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About Kim_J_Lamb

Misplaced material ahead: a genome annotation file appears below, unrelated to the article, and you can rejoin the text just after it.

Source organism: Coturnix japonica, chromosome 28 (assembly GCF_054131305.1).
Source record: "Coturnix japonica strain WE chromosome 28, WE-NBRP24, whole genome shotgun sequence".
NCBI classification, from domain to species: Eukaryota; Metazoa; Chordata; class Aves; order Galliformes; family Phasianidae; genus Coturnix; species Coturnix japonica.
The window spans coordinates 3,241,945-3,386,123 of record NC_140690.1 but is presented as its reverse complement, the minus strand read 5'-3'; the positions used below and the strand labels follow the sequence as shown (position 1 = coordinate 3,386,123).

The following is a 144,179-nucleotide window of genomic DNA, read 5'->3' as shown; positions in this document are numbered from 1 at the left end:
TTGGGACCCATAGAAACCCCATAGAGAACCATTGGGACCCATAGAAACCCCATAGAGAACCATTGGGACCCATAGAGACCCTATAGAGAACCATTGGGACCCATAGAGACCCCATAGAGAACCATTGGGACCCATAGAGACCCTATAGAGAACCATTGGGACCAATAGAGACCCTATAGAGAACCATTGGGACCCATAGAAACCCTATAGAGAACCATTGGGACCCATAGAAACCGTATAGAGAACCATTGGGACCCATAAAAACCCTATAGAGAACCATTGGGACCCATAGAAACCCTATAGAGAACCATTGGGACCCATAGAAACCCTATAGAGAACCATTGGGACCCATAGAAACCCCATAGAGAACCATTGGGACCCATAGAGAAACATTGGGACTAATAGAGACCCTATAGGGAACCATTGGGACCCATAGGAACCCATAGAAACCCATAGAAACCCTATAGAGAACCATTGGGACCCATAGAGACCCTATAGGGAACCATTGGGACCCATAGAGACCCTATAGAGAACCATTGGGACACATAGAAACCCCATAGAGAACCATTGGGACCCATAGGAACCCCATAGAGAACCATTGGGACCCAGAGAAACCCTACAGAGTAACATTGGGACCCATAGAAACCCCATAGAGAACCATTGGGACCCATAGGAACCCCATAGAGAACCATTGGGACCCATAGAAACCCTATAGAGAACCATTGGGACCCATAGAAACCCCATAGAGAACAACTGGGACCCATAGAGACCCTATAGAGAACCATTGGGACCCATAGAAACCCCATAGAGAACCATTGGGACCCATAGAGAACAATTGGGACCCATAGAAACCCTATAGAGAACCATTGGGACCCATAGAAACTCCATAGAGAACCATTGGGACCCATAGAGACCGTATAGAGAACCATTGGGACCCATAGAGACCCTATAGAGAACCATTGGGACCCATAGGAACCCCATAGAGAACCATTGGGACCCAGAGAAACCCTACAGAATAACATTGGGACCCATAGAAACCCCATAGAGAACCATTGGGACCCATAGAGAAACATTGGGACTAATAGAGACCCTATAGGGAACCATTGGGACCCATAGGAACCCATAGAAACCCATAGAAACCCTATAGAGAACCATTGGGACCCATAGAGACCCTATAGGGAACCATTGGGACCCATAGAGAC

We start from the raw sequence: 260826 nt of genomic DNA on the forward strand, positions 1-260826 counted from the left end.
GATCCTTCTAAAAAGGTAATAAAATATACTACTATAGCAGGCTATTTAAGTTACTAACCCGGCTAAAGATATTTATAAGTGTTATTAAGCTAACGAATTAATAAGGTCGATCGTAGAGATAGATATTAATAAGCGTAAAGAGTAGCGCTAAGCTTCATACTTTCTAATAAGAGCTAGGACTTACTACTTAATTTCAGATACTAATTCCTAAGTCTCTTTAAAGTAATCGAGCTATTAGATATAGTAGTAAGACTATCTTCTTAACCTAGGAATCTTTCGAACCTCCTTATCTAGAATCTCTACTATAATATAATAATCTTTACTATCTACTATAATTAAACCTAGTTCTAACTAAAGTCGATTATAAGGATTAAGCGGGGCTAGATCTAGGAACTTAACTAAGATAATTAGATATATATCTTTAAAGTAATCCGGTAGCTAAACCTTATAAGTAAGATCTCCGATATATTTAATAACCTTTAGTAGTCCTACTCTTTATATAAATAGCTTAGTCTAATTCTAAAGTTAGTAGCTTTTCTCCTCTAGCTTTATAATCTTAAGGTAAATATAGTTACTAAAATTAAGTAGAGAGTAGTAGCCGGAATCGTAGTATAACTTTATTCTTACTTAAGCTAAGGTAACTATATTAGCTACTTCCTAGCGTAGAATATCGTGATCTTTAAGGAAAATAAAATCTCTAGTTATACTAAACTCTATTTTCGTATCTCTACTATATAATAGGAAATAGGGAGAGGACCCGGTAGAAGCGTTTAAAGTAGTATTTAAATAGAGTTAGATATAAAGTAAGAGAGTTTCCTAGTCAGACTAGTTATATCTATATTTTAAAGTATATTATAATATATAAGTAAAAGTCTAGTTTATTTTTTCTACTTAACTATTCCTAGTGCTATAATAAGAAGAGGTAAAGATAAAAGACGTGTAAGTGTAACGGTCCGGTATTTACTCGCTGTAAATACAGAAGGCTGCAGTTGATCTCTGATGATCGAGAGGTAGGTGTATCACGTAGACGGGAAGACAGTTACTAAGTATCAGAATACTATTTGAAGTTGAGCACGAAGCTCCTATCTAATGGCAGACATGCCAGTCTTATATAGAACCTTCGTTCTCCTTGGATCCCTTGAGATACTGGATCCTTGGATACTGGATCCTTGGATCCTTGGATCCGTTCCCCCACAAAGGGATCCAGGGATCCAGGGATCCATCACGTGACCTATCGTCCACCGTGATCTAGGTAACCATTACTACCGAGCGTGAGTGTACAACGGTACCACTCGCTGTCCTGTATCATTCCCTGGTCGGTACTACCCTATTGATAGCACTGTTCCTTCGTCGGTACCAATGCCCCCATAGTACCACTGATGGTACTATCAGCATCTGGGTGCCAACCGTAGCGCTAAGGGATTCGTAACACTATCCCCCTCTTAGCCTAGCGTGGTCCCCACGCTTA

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  1. Hi again, Here is Lecture Note #1, "The Heist - Part 1 of 4: No Bottom". This was the first lesson for the week of 6/7-6/15, 2015. Part One: No Bottom Whenever we see a pattern, or notice a resemblance, or identify things that belong to the same family tree in the arts--whether it is in the movies, painting, music, you name it--we tend to give a name or a label to it: to help identify it, to shorthand its importance and relevance. In movies, sometimes those resemblances or moments that we see are connected through the work of an individual. Think of names or labels such as the Queen of Film Noir (a label that has been applied to several of our most luminous actresses of the classic era such as Gloria Grahame, Barbara Stanwyck, Ann Sheridan, or Lizabeth Scott), the Master of Suspense (Alfred Hitchcock), or the King of the B's (often used to describe director Edgar Ulmer). In and of itself, a label is nothing more than a classification--a shorthand that helps us celebrate and remember a terrific body of work that share thematic and stylistic similarities. However, there can be a downside to applying labels: any label can obscure the full range of that work as much as it can reveal it. That reality of labels only intensifies as the body of work we are discussing gets larger and larger. Think about the way we typically discuss hundreds of individual films as forming a creative cluster: Westerns, gangster films, female melodramas, heist films, detective thriller, etc. These labels help us organize our thoughts and discuss our approaches to large bodies of films that share similarities and traits worth considering, yet they also provide us the chance to discuss how certain films don't fit, challenge, or go against the grain of those labels. I begin with a point about labels, patterns, resemblances, traits, and naming conventions, because we are confronted in this course with one of the most challenging and important labels of the classical Hollywood era: film noir. And this is a film term that literally has "no bottom." No one has yet gotten to, nor is anyone likely ever going to get to, the bottom of the mystery of film noir. However, we still have much we can learn and share as we plunge into its darkest depths. And because film noir has no bottom, that is why we need to continue to watch these films with fresh eyes and seek out new discoveries and new insights. This week, we will continue our investigation into the central question of this course: What is film noir? That pivotal question can and will be approached from a variety of perspectives, but let's start by going back in time--back before 1946, back to a point in film history before anybody ever heard of the term, film noir. This is a great week to do such an investigation because we have the chance to watch nine films on June 12th (TCM's Summer of Darkness) that wrapped their productions between 1942 and 1945. When those early 1940s films were made, no one (not any writer, any director, any critic) had yet labeled any of these films as film noir. If this all seems like a bit of paradox, let me explain. Film noir is a label for a certain kind of Hollywood film, that as we will hear shortly in the first video lecture, was first applied in 1946 by French film critics. Films such as The Maltese Falcon, Journey into Fear, The Glass Key, Laura, Murder My Sweet, or Detour, among many others, were not made as at that time as "film noir." We only perceive them as film noir in retrospect or in hindsight. If we could go back in time and ask them on the set, the filmmaking crews on those films would have told you they were making a tough detective thriller or a gritty melodrama. But they would not have said they were making a film noir. For example, here are some of the ways these films were described by contemporary film reviewers at the time. Of Murder My Sweet, critic Bosley Crowther of the New York Times hailed it as a "superior piece of tough melodrama." (1945) A critic for the Los Angeles Times described Detour as "one of the most poignant and disturbing stories to reach the screen in any year." (1945). But you could comb through all of the contemporary newspaper accounts on these films before 1945 and you won't stumble across any writer or critic who typed these two little words into their reviews: film noir. Film noir, as we use it today, simply did not exist as part of the cultural discourse prior to 1946. So as we investigate our central questions on film noir, we should acknowledge the strange and enduring power of that particular label, film noir, when it finally did come out of the shadows and into the light in 1946. One has to admit, regardless of whatever struggles we might find in attempting to pin down exact definitions of what film noir is or what it means, that the critics, in their first investigations and viewings of these films, knew something was different about these films--they saw that these films were grittier and more disturbing than other films at that time--and they wrote about it. When a couple of sharp French critics in 1946 went searching for a name or label to describe these new kinds of films, they sensed the need for yet another new label. And we can acknowledge, with great confidence almost 70 years later, when they proposed labeling these movies as "film noir," they nailed the name that stuck. ****